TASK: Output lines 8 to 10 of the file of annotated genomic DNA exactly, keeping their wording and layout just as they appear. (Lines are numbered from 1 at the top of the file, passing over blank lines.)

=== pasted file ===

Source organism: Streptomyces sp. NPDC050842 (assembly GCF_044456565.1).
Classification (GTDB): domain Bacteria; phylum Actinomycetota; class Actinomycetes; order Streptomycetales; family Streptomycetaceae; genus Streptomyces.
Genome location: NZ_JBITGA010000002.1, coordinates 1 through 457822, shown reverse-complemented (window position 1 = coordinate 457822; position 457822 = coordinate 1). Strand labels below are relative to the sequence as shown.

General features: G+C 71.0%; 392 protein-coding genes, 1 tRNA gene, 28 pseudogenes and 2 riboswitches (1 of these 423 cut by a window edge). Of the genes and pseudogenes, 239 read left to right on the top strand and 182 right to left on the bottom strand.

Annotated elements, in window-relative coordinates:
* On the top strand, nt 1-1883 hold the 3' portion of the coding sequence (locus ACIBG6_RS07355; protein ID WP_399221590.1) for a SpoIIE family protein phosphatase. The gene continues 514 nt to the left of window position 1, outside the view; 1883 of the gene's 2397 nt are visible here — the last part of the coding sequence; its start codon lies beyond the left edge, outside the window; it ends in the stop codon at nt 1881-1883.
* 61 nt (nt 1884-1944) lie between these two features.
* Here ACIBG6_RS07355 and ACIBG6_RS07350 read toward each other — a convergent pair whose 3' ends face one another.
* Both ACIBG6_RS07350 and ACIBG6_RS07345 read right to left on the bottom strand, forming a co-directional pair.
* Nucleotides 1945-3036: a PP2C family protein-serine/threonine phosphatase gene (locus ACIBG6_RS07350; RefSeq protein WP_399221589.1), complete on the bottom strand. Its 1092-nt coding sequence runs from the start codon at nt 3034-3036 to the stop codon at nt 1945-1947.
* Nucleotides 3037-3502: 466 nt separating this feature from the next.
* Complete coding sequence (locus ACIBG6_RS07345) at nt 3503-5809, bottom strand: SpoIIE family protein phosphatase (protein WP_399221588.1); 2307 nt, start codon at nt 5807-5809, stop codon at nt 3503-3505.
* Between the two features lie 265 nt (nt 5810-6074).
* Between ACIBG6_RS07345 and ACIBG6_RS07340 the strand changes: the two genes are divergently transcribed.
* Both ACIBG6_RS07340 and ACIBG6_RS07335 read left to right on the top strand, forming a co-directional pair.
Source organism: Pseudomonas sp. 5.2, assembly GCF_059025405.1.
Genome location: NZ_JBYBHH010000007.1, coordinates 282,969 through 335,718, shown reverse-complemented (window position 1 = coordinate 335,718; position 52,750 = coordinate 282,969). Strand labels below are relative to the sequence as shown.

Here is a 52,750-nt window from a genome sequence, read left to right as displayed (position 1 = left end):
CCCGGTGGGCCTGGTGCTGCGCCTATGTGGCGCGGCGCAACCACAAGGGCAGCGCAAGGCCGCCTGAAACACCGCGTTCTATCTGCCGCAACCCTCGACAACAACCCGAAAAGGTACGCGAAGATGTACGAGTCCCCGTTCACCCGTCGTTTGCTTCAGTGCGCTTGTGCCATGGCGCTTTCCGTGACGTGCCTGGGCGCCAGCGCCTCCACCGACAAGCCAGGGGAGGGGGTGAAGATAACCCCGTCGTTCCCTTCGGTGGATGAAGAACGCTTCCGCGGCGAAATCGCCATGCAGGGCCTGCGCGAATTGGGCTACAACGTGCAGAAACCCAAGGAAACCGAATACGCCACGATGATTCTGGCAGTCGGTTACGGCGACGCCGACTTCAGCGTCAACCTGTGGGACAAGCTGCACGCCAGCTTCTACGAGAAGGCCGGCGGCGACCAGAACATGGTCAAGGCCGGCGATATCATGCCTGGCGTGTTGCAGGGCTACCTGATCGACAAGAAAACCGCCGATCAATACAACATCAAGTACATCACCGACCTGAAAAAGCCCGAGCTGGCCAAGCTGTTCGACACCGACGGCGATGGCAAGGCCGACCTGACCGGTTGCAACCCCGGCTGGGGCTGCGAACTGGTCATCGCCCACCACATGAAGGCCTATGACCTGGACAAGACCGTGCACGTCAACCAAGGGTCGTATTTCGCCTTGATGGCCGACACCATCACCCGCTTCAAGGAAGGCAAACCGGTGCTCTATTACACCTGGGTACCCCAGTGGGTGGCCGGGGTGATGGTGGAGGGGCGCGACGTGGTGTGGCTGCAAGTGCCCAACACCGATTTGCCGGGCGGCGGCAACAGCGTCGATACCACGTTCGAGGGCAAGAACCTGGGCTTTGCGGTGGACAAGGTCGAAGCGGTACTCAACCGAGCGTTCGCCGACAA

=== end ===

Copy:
* Here ACIBG6_RS07355 and ACIBG6_RS07350 read toward each other — a convergent pair whose 3' ends face one another.
* Both ACIBG6_RS07350 and ACIBG6_RS07345 read right to left on the bottom strand, forming a co-directional pair.
* Nucleotides 1945-3036: a PP2C family protein-serine/threonine phosphatase gene (locus ACIBG6_RS07350; RefSeq protein WP_399221589.1), complete on the bottom strand. Its 1092-nt coding sequence runs from the start codon at nt 3034-3036 to the stop codon at nt 1945-1947.